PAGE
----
Economic Impact

UNC releases economic impact report for North Carolina, UNCP

The University of North Carolina at Pembroke creates significant value for the state, region and Robeson County, according to a UNC General Administration study that was released on February 18, 2015.

The study, titled “Demonstrating the Collective Economic Value of the University of North Carolina System,” examined the statewide benefits of all 16 universities and two hospitals. The study broke out UNC Pembroke’s economic impact statewide, in its nine-county regional service area and in Robeson County.

The first-ever study used data from the 2012-13 fiscal year. Companion studies released at the same time disclosed the economic impact of the state’s community colleges and private colleges and universities.

The focus of the economic impact study was on value created through operations, research, construction, medical care and student and visitor spending. The university system also creates value through its mission to increase the employability and income of its graduates.

The analysis shows that in the 2012-13 fiscal year, UNCP’s payroll and operations spending of $116.4 million, together with its construction and student, alumni and visitor spending, created a total of $389.9 million in added state income. This is the equivalent of creating 6,622 new jobs.

In UNCP’s service region – Robeson, Bladen, Columbus, Scotland, Hoke, Cumberland, Richmond, Moore and Brunswick counties – the university created $256.3 million in added regional income in 2012-13, the equivalent of 5,171 jobs.

In Robeson County, spending by UNCP created $152 million in added county income. The amount is 5.5 percent of the gross county product of Robeson and equivalent to 3,178 jobs.

UNCP students paid $28.1 million in tuition, books, fees and supplies. While students lost $102 million in wages while they were in college, their investment returned $405.5 million in estimated additional earning over their working careers.

State and local taxpayers invested $59.5 million in the operations of UNCP in 2012-13. Factoring in added taxes paid by graduates over their lifetime and savings to the public sector because of reduced demand for government-funded services, every dollar North Carolina taxpayers invested in UNCP returned $4.20 in benefits.

From an even wider perspective, every dollar that society spent on education at UNCP during 2012-13 returned $10.20 in benefits to North Carolina communities. UNC Pembroke Chancellor Kyle R. Carter said the report confirms that the university not only uplifts individuals, it uplifts entire communities.

“This study validates the state’s investment in higher education in North Carolina and demonstrates UNC Pembroke’s significant contribution to our region of the state,” said Chancellor Carter. “Our alumni, faculty, staff and students contribute daily to the economy of Robeson and surrounding counties, in addition to our role in developing an educated, engaged workforce for the community.”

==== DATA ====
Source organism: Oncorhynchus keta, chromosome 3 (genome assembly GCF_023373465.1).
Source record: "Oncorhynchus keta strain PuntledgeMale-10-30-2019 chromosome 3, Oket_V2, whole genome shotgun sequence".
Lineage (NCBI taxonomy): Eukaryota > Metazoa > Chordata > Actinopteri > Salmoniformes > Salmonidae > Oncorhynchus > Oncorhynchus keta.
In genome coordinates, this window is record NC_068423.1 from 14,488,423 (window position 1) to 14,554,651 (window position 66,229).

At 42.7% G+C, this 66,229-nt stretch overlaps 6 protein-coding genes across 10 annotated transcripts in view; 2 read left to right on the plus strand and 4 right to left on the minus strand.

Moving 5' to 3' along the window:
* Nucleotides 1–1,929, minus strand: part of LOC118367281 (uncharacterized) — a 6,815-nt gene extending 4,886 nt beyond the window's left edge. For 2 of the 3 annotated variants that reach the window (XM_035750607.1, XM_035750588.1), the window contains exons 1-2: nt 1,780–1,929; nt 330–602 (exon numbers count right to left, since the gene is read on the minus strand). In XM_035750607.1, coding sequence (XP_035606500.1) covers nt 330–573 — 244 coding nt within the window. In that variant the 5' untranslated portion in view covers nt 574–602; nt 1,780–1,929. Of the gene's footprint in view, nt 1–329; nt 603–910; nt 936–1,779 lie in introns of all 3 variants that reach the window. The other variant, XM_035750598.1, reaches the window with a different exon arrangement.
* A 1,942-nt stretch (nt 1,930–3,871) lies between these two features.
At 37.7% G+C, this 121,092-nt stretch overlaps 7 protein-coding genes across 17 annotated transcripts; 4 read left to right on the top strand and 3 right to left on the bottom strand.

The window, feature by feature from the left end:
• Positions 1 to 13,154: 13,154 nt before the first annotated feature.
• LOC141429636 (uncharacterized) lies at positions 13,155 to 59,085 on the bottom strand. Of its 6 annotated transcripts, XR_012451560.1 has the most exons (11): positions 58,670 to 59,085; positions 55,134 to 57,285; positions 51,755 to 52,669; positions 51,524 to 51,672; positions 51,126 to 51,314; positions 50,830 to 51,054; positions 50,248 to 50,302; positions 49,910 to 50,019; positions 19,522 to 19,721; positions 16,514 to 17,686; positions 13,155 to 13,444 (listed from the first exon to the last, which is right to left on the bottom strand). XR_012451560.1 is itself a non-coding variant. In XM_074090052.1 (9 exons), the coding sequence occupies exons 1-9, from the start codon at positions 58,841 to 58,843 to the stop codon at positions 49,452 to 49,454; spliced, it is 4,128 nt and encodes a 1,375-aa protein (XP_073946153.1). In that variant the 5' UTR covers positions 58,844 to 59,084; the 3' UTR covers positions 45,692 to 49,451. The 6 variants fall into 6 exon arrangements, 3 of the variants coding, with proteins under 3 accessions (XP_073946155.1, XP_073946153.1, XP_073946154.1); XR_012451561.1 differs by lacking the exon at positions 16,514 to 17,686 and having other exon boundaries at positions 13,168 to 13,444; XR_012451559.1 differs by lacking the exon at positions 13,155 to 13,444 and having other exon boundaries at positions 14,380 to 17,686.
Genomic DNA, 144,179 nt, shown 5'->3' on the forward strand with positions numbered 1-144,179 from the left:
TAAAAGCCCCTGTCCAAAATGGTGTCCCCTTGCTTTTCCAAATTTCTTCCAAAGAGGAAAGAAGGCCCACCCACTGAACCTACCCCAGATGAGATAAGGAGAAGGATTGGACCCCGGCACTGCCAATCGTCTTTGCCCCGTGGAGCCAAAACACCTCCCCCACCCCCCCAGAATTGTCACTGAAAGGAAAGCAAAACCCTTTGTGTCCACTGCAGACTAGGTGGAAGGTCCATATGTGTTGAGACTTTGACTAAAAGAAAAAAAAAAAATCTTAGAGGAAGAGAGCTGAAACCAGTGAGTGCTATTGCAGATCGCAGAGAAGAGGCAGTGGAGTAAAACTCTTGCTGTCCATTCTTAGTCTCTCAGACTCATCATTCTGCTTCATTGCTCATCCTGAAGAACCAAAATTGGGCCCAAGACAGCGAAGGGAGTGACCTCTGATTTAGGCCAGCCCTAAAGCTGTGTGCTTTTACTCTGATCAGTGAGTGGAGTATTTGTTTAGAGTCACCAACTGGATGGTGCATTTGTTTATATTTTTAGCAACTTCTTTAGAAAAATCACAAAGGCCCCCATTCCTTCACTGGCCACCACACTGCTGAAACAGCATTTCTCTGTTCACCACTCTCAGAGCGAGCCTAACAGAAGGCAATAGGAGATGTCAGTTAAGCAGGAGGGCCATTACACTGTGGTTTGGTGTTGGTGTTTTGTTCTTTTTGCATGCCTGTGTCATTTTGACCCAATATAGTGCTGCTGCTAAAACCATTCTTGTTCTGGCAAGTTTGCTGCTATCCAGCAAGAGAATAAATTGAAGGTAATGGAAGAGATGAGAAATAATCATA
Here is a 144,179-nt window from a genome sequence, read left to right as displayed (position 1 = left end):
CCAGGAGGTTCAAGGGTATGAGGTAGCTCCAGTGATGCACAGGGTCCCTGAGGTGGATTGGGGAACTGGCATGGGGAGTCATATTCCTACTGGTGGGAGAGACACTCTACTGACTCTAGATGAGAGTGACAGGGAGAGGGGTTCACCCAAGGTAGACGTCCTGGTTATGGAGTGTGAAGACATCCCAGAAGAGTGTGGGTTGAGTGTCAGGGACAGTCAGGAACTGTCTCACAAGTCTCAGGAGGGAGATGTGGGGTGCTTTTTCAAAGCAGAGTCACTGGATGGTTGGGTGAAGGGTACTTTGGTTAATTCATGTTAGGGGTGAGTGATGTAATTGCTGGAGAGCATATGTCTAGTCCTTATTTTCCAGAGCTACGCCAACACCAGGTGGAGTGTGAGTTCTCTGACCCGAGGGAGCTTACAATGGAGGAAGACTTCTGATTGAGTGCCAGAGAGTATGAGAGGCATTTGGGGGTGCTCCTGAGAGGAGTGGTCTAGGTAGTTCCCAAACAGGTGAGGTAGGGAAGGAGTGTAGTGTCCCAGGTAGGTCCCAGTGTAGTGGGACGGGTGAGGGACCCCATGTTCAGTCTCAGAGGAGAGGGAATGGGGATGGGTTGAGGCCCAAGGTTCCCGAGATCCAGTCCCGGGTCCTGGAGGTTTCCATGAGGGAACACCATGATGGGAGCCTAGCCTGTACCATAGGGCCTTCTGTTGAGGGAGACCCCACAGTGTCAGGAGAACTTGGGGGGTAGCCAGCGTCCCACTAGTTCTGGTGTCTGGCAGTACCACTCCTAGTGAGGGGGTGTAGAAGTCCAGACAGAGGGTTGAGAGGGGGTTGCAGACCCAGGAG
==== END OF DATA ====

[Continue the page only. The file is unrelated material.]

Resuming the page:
This was the first all-inclusive study of the economic impact of higher education in North Carolina. It was compiled by Economic Modeling Specialists International using data from the community colleges and universities, U.S. Bureau of Labor Statistics and the Census Bureau.

Higher education is a key economic driver in North Carolina, the study found, with business and industry relying on the state’s education institutions to produce skilled employees and foster innovation and entrepreneurship. North Carolina colleges and universities also generate strong returns on investment for students, who benefit from higher lifetime earnings, and communities across the state, which realize societal savings, according to the study.

The total impact of the higher education was $63.5 billion, and UNC system’s impact is $27.9 billion in added state income in 2013-13. There were 221,070 students in the state’s public universities, and there are 850,000 UNC system alumni living in North Carolina.

The study also found that while taxpayers invested $4.3 billion to support higher education in North Carolina during fiscal year 2012-13, the return on that investment totaled $17 billion.

For the larger study of UNC’s 16 campuses, the impact of research ($1.5 billion), clinical operations of hospitals ($2.3 billion), business start-ups ($1.4 billion) and agricultural extension service ($112.1 million) were factored in.

“The UNC system is a treasure this state has built over many generations, and it has allowed North Carolina to prosper by producing great talent and attracting new businesses needed to build a strong economy and a better quality of life,” said UNC President Thomas W. Ross. “As confirmed by this study, it continues to deliver a solid and dependable return on investment for students, North Carolina communities, and the taxpayers. We are working more closely than ever before with the community colleges and the state’s private colleges and universities to leverage our respective strengths and resources for the benefit of students and the state.”

The full text of the UNC system report, along with statewide analysis, is available at